Dec 3, 2014

Early Elections: Who Wins, and Who Thinks They'll Win?

Ryan Jones

Ryan Jones
Israel Today

It’s official. The current government in Israel is dissolving. An early election has been set for March 17, 2015. The nation is about to be plunged into yet another season of political campaigning.

The question on the minds of just about everyone is who benefits most from this move, and, equally important, who thinks they will benefit, but might be sorely mistaken?

Benjamin Netanyahu

Prime Minister Benjamin Netanyahu triggered the early election process by firing the two leading left-wing ministers in his cabinet—Finance Minister Yair Lapid and Justice Minister Tzipi Livni—in hopes that going to the polls would deliver a less fractious 20th Knesset, enabling him to form a government that, in Netanyahu's words, doesn't include an "internal opposition."

Surveys conducted by Channel 2 News and Channel 10 News shortly before Netanyahu's announcement showed that most Israelis blamed the prime minister for the early elections, but that a plurality of voters would choose his Likud party in the upcoming poll.

According to both surveys, Likud will win 22 seats in Israel's 120-seat Knesset in March, making it easily the largest party. Next would be the right-wing Jewish Home faction with 17 seats, followed by the left-wing Labor Party (13), a new right-wing party headed by former Likud heavyweight Moshe Kahlon (12), and Foreign Minister Avigdor Lieberman's Yisrael Beiteinu faction with either 10 or 12 seats.

Lapid's Yesh Atid party is predicted to fall from 19 to just nine seats, while Livni's Hatnua faction will win just four mandates, barely passing the 3.25 threshold to make it into the Knesset.

If those numbers hold true, Netanyahu might get his wish of being able to form a majority coalition made up of only right-leaning parties that largely share his views on issues ranging from the peace process to economic reforms.

There is much speculation that Jewish Home leader Naftali Bennett had a hand in bringing about the early election given that he and his party stand to gain the most. Jewish Home is the only party predicted to grow by more than 50 percent, and Bennett could then make a strong case for demanding the position of defense minister, putting him on track to one day take the prime minister's chair.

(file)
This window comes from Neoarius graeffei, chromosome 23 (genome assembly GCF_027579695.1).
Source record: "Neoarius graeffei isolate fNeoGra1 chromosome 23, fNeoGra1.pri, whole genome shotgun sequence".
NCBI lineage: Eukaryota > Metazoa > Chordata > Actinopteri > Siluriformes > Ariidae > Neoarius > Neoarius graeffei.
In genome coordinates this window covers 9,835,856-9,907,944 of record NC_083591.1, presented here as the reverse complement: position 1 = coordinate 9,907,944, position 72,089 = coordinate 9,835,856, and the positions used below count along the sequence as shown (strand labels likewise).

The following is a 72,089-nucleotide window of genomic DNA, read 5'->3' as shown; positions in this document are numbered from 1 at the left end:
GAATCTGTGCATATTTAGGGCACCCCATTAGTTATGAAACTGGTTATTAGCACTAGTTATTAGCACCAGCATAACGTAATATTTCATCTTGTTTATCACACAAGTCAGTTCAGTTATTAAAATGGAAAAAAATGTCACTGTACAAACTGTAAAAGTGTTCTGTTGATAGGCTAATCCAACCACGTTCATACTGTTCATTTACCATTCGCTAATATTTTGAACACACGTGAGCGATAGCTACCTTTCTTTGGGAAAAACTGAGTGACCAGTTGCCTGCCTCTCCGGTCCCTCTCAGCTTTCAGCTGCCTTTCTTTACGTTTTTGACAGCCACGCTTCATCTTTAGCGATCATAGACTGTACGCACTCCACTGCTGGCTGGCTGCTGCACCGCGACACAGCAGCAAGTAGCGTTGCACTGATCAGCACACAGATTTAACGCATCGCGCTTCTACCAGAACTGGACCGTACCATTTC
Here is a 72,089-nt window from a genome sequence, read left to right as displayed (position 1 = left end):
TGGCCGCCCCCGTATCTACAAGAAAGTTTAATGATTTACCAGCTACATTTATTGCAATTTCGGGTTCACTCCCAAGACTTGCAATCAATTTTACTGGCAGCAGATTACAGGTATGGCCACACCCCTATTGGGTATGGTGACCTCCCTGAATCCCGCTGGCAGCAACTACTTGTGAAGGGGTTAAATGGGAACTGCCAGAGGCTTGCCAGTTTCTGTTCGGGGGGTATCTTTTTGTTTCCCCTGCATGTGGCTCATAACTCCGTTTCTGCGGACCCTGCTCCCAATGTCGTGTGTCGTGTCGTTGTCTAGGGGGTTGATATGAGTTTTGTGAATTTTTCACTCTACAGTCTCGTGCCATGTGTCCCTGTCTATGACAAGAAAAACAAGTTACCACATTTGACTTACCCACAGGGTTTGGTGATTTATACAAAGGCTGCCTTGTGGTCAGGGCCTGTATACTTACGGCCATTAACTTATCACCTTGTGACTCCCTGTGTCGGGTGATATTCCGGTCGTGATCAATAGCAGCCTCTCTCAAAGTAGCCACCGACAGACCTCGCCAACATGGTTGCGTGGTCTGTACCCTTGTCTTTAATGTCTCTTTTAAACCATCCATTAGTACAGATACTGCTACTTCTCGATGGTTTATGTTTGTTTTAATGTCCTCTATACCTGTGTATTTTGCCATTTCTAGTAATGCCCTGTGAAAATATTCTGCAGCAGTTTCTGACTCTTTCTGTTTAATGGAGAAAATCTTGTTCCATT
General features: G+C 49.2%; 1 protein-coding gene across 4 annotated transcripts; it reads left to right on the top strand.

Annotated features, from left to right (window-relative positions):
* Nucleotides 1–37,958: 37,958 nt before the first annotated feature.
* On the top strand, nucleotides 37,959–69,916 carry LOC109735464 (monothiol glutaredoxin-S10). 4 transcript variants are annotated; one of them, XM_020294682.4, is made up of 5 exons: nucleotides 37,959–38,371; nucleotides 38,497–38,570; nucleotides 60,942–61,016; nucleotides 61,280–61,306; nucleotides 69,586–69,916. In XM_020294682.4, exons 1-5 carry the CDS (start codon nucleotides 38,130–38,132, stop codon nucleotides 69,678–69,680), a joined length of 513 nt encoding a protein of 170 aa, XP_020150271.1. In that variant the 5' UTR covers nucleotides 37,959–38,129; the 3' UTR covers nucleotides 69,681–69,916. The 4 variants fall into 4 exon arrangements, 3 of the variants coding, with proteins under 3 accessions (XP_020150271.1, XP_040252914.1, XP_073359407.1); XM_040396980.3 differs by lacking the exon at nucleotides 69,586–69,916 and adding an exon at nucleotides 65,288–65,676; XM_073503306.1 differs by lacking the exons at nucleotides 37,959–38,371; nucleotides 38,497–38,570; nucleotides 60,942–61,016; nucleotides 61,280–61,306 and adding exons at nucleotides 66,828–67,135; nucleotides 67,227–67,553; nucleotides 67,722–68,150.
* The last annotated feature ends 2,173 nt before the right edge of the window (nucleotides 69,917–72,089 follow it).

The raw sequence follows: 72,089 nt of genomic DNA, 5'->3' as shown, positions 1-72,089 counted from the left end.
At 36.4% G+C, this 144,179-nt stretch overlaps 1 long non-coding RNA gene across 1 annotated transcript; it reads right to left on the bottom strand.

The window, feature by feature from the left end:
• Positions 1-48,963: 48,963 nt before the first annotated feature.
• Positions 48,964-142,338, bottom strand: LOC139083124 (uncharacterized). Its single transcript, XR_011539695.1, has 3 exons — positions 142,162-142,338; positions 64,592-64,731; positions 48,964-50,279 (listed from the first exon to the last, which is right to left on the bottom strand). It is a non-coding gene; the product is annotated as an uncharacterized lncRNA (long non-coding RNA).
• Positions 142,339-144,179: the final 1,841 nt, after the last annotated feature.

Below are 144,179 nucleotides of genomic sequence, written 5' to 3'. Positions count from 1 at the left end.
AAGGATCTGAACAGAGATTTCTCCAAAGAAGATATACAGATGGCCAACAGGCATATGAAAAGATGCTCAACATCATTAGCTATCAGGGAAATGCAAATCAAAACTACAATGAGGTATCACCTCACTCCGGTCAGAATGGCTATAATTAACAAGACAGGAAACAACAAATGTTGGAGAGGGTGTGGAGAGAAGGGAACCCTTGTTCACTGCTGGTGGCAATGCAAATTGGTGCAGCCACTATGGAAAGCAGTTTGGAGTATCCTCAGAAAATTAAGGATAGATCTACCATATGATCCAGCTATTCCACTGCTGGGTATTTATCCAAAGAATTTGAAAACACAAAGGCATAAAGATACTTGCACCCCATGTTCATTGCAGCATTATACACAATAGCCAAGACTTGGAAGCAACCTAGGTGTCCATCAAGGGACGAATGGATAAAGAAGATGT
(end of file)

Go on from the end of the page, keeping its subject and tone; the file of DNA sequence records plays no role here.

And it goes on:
Those on the left see a different outcome.

"The state of Israel isn't stuck with Bibi anymore," declared Labor MK Stav Shafir, referring to Netanyahu by his popular nickname.

Shafir continued by calling on left-wing voters: "This is our chance, the democratic camp in Israel led by the Labor party, to show that it is possible to do things differently. This is our time to bring the change that the public in Israel wants so badly."

Earlier in the week, Shafir's boss, Labor Party leader Isaac Herzog, insisted that despite the current poll numbers, he will be the next prime minister of Israel. "I think today it is clear that I present an alternative to [Netanuahu]," he told Channel 10. "I believe I'll lead the next government."

Further afield, US Secretary of State John Kerry said he hoped that whatever government comes next will help advance his own failed efforts to broker peace between Israel and the Palestinian Authority, a failure that Kerry and the Obama Administration largely blame on Netanyahu.

Last, and certainly least, is Hamas, which tried to connect the dissolution of the Knesset to the summer's Gaza war, even though security issues played little-to-no role in the disputes between Netanyahu, Lapid and Livni.

"The collapse of the Israeli coalition is another example of our victory and of Netanyahu's defeat in Gaza," declared ever-informative Hamas spokesman Sami Abu Zuhri.